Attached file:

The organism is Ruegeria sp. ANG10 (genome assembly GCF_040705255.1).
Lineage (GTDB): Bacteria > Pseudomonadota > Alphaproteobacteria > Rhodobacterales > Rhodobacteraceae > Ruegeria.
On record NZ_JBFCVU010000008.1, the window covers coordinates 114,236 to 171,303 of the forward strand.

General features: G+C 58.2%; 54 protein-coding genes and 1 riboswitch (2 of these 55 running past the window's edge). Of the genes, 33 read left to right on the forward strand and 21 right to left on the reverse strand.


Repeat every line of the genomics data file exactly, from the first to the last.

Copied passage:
The organism is Ruegeria sp. ANG10 (genome assembly GCF_040705255.1).
Lineage (GTDB): Bacteria > Pseudomonadota > Alphaproteobacteria > Rhodobacterales > Rhodobacteraceae > Ruegeria.
On record NZ_JBFCVU010000008.1, the window covers coordinates 114,236 to 171,303 of the forward strand.

General features: G+C 58.2%; 54 protein-coding genes and 1 riboswitch (2 of these 55 running past the window's edge). Of the genes, 33 read left to right on the forward strand and 21 right to left on the reverse strand.